Friday Review » Dance

Updated: January 22, 2010 16:49 IST

Earnest, no doubt

Rupa Srikanth
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POIGNANT: Malini Srinivasan.
Photo: K.V. Srinivasan
The Hindu
POIGNANT: Malini Srinivasan. Photo: K.V. Srinivasan

Although Malini Srinivasan's dance compromised on forcefulness and lacked poignancy in some sequences, it was above the ordinary.Rupa Srikanth

Malini Srinivasan, disciple of Professor C.V.Chandrasekhar, is a dancer from the diaspora. Her strength lies in the maturity and dignity that she lends to her Bharatnatyam style. Grace pervades her movements, whether she is executing a step or delineating a line.

The grace and the perfectly-proportioned petite frame creates an alluring picture. But there is this issue about grace - it can be a good thing and a bad thing, because if it spills over, the inherent forcefulness of the steps get compromised. And thats what happened with Malini.

One must also consider the high standards set by her guru; it behoves all younger dancers (below 70 ) to incorporate vigour into their movements, without exception. Malini included.

While the opening Alarippu ((Tisra eka in usi) proved the dancer's accurate sense of timing, the varnam (‘E Maguva Bodinchura,' Dhanyasi, Adi, Mysore Sadashiva Rao), a Kalakshetra piece, gave her further opportunity in the back-to-back nritta segments. Both guru and student sailed through the fast rhythms with practised ease.

The trikalam theermanam was memorable for the guru's sollukattu recitation that just rolled off his tongue, especially those at high speed.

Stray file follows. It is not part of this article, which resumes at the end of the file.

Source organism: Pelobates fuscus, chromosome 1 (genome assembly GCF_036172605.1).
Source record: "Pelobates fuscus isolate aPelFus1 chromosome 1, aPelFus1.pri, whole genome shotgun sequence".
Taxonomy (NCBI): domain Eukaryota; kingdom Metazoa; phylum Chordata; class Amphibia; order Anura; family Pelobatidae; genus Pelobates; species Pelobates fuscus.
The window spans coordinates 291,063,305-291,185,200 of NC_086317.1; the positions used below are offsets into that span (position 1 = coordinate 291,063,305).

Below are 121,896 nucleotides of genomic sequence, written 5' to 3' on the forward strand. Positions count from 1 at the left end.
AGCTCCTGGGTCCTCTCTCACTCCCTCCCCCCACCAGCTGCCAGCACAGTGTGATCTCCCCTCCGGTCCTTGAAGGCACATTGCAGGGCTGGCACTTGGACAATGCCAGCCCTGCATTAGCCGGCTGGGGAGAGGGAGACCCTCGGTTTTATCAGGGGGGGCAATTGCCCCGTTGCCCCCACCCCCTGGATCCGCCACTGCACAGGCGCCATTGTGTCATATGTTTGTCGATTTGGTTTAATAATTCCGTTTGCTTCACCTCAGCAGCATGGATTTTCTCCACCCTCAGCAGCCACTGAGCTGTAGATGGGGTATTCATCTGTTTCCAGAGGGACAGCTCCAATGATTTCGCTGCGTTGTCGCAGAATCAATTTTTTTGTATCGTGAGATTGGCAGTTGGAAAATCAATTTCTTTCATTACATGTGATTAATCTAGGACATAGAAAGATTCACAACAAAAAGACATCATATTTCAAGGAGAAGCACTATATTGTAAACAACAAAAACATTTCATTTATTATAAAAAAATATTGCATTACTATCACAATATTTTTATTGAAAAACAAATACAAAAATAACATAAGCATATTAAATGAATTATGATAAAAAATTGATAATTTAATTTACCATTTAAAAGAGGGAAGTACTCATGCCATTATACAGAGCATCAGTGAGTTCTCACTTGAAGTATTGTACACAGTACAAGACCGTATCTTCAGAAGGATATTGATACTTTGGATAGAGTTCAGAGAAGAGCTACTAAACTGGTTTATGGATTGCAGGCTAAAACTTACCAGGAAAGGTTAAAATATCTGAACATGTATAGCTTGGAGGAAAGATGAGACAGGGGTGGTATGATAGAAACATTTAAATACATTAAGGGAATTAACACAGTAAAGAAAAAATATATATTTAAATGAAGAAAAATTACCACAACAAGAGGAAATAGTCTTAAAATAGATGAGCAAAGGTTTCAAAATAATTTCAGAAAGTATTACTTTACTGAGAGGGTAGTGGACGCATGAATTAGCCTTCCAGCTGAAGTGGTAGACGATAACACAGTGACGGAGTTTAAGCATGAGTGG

Expressive in parts

The guru's involvement in the recital went beyond the rhythmic segments as he also pitched in to guide the excellent-but-not-well-trained- dance-accompanist Sushanth Parambath. The guru's interjection of a short tanam (to denote the veena) and sollus (to show dance) in the description of the art-patron Maharaja Krishna Rajendra enhanced Malini's expressive gestures. The dancer's portrayal of a woman facing an indifferent man had maturity.

Malini was gentle in her reprimands and derision of the ‘other woman.' But the padams (‘Moguduchi,' Sahana, Misra Chapu and ‘Yaarkakilum Bhayama,' Begada, Misra Chapu, Subbarama Iyer) required more engagement with the protagonists. Even if the bravado in the Begada composition was adequate, the poignancy and sadness associated with a young girl having to leave a loved one for a man she was supposed to have married in childhood did not come through enough. There is melancholy and bhakti as well when she tells Krishna that thoughts of Him will keep her going like how the lotus flower is nourished by the sun from afar. It needs to be worked on.

Of Malini's earnestness there is no doubt. The ‘dance of nines' in the Khanda jati triputa tala thillana (Hamsanatham, Prof C.V.Chandrasekhar) was a visual treat of melody and rhythm. The tone of Adyar Balu's mridangam has a stately resonance that reflects his virtuosity. He played with great involvement, as did the violin-veteran T.K. Padmanabhan. This was a recital that rose above the ordinary.

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